World Heavyweight Championship: Triple H [c] vs. Chris Benoit vs. Shawn Michaels ~ The first Triple Threat match for a World Title at WrestleMania. A lot of the early stuff here was Michaels and Benoit taking turns going after Triple H after weeks of frustration. That eventually backfired as they started fighting each other. From there, it became a match where the guys were constantly trading offense. You never felt like one man gained a clear upper hand over. And when they got close, the third guy who interrupt and swing the momentum. There were a bunch of great little moments thrown in. For example, Benoit going for the Sharpshooter on Shawn got a great pop. And it led to Shawn being busted wide open, making him even more vulnerable when Benoit attempted the Crippler Crossface. Benoit got taken out by a DX double suplex through a table, giving us another installment of HBK vs. HHH. They went at it for a while before Benoit returned. He had to get rid of Shawn before finally trapping HHH in the Crippler Crossface. When HHH got close to the ropes, he rolled him to the middle of the rig and Triple H tapped out at the 24:47 mark. One of the greatest triple threat matches in history. It had non-stop action, told a compelling tale, and featured an emotional crowd that hung on every moment. Incredible. To this point, the best main event in Mania history. [****¾]

I’ve heard several people call this one of the greatest WrestleManias from an in-ring standpoint. I can see where that logic comes from. It features two all-time classics. I also think Jericho/Christian is underrated by most and a hell of a Mania outing. Throw in a fun Evolution/Rock n’ Sock tag and you’ve got four really good pieces. The issue is that the show features 12 matches. The other eight are largely forgettable. That doesn’t bode well for the score here but the high quality stuff is way high quality so it’ll pass.

SCORE: 6.5





The final image of this event should be iconic. Eddie Guerrero and Chris Benoit, two friends who were always told they couldn’t make it to the top, standing tall as the top champions in the biggest company in the world. Unfortunately, it has been tarnished by Benoit’s legacy. Still, there are some other memorable moments here. The return of the Undertaker as the Deadman is a big one. The crowd reaction for the Goldberg vs. Brock Lesnar debacle is also remembered by most. Even smaller things like Molly Holly getting her head shaved and Trish Stratus turning heel are often recalled by many.

SCORE: 8.0



Historical Significance


Considering this show featured the first WrestleMania matches for John Cena, Randy Orton, and Batista, you can call it historic. Those are three massive stars in big situations. This also was the show where Cena won the first of his many championships. Throw in the return of the Undertaker and the first Triple Threat main event in Mania history and this is a pretty noteworthy event.

SCORE: 7.5



Booking Decisions


This was a show that got a vast majority of the booking decisions right. As far as I could tell, the right person went over in each match. The most notable were John Cena, Chris Benoit, Eddie Guerrero, Evolution, and the Undertaker. I also thought that Christian winning was a great move and an underrated one. It helped solidify him moving forward as a guy who could reasonably be a major player. I do think there were a few too many matches booked in the first place, especially when some were simply filler. That keeps this from a perfect score but this is a Mania that mostly nailed this section.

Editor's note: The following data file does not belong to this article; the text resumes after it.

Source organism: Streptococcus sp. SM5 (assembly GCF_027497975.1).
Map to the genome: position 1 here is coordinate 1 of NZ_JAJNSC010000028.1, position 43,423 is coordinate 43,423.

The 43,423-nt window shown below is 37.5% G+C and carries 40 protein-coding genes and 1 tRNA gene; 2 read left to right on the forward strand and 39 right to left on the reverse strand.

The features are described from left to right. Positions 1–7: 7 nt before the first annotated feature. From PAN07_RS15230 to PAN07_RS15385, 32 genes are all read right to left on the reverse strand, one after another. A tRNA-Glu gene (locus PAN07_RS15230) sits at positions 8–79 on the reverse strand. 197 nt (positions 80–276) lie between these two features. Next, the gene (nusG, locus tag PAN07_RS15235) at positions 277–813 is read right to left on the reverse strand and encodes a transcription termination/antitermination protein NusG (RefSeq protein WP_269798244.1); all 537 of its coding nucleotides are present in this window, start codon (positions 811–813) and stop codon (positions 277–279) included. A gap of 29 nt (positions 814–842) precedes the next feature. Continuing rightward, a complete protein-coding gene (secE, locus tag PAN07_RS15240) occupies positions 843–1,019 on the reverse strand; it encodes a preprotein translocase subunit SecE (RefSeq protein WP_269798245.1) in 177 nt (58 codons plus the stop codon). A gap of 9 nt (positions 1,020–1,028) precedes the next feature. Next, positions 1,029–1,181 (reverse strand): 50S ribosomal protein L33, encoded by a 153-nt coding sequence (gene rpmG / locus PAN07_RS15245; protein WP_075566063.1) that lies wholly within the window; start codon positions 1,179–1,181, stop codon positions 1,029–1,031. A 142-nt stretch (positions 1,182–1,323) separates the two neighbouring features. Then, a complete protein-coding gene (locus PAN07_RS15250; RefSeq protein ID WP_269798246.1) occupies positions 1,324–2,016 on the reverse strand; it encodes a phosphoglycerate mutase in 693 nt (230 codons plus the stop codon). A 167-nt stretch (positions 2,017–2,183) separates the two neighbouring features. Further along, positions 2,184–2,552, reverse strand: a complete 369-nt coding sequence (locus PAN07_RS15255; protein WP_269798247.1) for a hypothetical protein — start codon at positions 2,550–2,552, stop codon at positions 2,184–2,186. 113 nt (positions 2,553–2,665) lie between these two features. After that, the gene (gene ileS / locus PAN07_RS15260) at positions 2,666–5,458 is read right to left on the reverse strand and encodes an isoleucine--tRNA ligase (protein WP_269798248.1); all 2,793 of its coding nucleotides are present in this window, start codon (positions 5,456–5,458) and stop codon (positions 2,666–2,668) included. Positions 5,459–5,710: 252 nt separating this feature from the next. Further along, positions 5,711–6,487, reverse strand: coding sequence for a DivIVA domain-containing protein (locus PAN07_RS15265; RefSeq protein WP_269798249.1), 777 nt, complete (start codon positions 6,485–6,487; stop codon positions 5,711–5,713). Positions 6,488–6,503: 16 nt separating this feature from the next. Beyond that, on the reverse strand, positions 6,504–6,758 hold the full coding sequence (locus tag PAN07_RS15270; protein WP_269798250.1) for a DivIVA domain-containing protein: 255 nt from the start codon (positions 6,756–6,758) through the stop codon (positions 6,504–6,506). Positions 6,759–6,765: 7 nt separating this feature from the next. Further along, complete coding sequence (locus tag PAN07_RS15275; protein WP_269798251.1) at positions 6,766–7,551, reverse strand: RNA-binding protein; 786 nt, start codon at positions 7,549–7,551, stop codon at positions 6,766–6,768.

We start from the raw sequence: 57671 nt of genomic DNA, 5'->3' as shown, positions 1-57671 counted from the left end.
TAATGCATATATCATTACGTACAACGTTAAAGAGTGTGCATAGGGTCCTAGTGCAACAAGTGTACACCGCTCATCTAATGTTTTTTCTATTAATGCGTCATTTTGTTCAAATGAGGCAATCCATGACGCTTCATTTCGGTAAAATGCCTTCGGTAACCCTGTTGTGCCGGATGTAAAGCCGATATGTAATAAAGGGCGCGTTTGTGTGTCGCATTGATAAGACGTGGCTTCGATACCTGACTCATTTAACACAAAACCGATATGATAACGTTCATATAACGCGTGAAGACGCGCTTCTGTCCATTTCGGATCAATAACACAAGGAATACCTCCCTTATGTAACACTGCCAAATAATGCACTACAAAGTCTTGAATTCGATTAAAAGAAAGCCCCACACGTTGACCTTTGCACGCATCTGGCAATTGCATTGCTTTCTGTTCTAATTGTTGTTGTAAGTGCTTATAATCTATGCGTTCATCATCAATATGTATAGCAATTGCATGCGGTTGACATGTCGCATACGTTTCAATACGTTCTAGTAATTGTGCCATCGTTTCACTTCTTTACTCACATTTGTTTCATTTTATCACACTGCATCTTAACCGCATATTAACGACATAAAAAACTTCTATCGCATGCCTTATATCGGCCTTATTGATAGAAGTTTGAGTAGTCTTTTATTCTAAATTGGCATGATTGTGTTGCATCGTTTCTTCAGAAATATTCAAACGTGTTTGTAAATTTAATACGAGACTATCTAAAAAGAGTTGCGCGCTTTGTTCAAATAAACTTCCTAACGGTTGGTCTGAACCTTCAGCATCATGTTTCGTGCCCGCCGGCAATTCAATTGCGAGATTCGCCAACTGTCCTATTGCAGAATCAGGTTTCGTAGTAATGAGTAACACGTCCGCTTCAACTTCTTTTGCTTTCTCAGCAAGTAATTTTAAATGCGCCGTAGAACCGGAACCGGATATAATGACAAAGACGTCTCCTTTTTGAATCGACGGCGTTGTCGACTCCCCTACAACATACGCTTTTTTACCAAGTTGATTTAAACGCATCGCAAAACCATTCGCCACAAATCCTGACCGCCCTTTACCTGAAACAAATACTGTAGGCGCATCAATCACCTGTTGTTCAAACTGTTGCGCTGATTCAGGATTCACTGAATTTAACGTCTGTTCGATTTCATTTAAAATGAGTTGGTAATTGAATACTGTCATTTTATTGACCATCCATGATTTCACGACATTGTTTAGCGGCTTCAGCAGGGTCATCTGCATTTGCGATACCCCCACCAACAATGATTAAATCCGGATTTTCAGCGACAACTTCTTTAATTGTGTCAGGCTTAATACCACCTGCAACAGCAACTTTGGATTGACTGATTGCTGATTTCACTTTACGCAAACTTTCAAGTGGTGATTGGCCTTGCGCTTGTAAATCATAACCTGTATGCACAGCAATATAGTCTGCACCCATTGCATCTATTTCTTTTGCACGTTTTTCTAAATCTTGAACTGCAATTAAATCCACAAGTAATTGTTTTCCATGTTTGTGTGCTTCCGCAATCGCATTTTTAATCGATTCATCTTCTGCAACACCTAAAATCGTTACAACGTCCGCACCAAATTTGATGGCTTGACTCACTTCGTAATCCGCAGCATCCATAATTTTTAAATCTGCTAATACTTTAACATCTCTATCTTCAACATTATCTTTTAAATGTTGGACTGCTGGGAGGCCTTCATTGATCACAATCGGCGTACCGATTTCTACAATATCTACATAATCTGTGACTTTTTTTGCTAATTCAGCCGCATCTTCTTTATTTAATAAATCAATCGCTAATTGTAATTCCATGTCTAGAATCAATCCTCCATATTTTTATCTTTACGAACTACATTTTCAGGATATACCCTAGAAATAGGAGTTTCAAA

SCORE: 9.0





I love Madison Square Garden. I mentioned it during my writeups for both WrestleMania I and X. Here, I was disappointed that they opted to go against the usual MSG entrance but I still love the look of the arena. There’s just something about it that feels special. Commentary on the Smackdown side was fine though Jim Ross and Jerry Lawler were worse than they’ve ever been on this one. I assume that will only get worse over time. The video packages were all well done though the intro of the show ended on the strangest image of Vince, Shane, and a baby. It just felt off.

SCORE: 7.5





I know people like to harp on the most recent Manias for their length. I get it. But the runtime here is easily this show’s biggest problem. It is the longest Mania to this point and you can definitely feel it. For example, the little section where they introduce the Hall of Fame inductees took forever. The matches were also paced weird. I think it would’ve worked better to slip the Evolution tag a bit lower as the gap between that and Eddie/Angle features a bunch of lackluster matches.

SCORE: 5.0





Part of the reason this show goes on so long is because of the non-wrestling segments. Some of it was good. I enjoyed Evolution’s promo in the staircase that Orton threw Foley down. I loved Trish’s heel turn and even had fun with a segment involving Bobby Heenan, Mean Gene, Mae Young, and Fabulous Moolah. On the flip side, there was a bit involving Donald Trump and Jesse Ventura that served no purpose. I also found the decently long Rock promo to be kind of a waste of time. It wasn’t us to his usual standards. I’d say this section was a mixed bag but mostly solid.

SCORE: 6.5





A show that exceeded my expectations. It has some clear pacing issues and a few of the matches don’t really have any business on a WrestleMania card. However, the highs are way high. You’ve got some great matches in there, some historic happenings, big stars, and a memorable close to the show. I really enjoyed this one.

TOTAL: 50/70


WrestleMania Rankings
1. WrestleMania XIX – 62/70
2. WrestleMania X-Seven – 61/70
3. WrestleMania III – 55/70
4. WrestleMania X – 52/70
5. WrestleMania VIII – 50.5/70
6. WrestleMania XX – 50/70
7. WrestleMania I – 50/70
8. WrestleMania XII – 48.5/70
9. WrestleMania VII – 46/70
10. WrestleMania XIV – 46/70
11. WrestleMania VI – 44/70
12. WrestleMania X8 – 43.5/70
13. WrestleMania 2000 – 39.5/70
14. WrestleMania V – 39/70
15. WrestleMania 13 – 37/70
16. WrestleMania XV – 35/70
17. WrestleMania IV – 32/70
18. WrestleMania XI – 31.5/70
19. WrestleMania IX – 31.5/70
20. WrestleMania II – 29/70

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WrestleMania XX, Kevin Pantoja